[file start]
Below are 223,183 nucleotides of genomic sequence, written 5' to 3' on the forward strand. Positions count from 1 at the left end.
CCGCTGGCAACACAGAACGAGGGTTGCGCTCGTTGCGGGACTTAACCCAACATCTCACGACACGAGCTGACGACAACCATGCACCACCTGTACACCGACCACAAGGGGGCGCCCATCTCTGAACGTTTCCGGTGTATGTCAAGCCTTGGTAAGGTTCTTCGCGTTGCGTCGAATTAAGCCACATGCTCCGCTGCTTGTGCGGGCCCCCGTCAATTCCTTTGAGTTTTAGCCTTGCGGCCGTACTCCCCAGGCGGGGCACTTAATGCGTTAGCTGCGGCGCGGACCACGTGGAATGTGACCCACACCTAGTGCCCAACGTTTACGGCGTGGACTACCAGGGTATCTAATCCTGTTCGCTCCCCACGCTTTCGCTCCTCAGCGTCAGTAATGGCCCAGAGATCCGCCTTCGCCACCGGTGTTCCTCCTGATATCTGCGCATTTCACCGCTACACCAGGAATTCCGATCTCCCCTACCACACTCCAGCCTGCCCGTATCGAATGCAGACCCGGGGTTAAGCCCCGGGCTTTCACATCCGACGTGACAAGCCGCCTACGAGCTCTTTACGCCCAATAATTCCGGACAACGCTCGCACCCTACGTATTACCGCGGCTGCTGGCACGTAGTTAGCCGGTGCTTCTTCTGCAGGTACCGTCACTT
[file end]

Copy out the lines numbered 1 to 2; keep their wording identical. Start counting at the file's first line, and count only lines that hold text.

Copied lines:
Below are 223,183 nucleotides of genomic sequence, written 5' to 3' on the forward strand. Positions count from 1 at the left end.
CCGCTGGCAACACAGAACGAGGGTTGCGCTCGTTGCGGGACTTAACCCAACATCTCACGACACGAGCTGACGACAACCATGCACCACCTGTACACCGACCACAAGGGGGCGCCCATCTCTGAACGTTTCCGGTGTATGTCAAGCCTTGGTAAGGTTCTTCGCGTTGCGTCGAATTAAGCCACATGCTCCGCTGCTTGTGCGGGCCCCCGTCAATTCCTTTGAGTTTTAGCCTTGCGGCCGTACTCCCCAGGCGGGGCACTTAATGCGTTAGCTGCGGCGCGGACCACGTGGAATGTGACCCACACCTAGTGCCCAACGTTTACGGCGTGGACTACCAGGGTATCTAATCCTGTTCGCTCCCCACGCTTTCGCTCCTCAGCGTCAGTAATGGCCCAGAGATCCGCCTTCGCCACCGGTGTTCCTCCTGATATCTGCGCATTTCACCGCTACACCAGGAATTCCGATCTCCCCTACCACACTCCAGCCTGCCCGTATCGAATGCAGACCCGGGGTTAAGCCCCGGGCTTTCACATCCGACGTGACAAGCCGCCTACGAGCTCTTTACGCCCAATAATTCCGGACAACGCTCGCACCCTACGTATTACCGCGGCTGCTGGCACGTAGTTAGCCGGTGCTTCTTCTGCAGGTACCGTCACTT